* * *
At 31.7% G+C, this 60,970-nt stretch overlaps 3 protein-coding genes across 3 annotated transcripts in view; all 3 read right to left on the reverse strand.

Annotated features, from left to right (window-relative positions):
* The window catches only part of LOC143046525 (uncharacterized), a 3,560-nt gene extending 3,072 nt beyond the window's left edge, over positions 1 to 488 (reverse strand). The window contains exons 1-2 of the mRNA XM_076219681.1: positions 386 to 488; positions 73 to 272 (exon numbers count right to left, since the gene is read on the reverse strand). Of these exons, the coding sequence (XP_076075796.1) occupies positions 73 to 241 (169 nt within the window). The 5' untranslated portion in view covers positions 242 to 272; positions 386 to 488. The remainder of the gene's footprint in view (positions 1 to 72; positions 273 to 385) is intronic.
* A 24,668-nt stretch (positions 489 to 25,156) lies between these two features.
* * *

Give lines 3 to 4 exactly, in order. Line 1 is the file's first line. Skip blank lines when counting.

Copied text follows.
* The window catches only part of LOC143046525 (uncharacterized), a 3,560-nt gene extending 3,072 nt beyond the window's left edge, over positions 1 to 488 (reverse strand). The window contains exons 1-2 of the mRNA XM_076219681.1: positions 386 to 488; positions 73 to 272 (exon numbers count right to left, since the gene is read on the reverse strand). Of these exons, the coding sequence (XP_076075796.1) occupies positions 73 to 241 (169 nt within the window). The 5' untranslated portion in view covers positions 242 to 272; positions 386 to 488. The remainder of the gene's footprint in view (positions 1 to 72; positions 273 to 385) is intronic.
* A 24,668-nt stretch (positions 489 to 25,156) lies between these two features.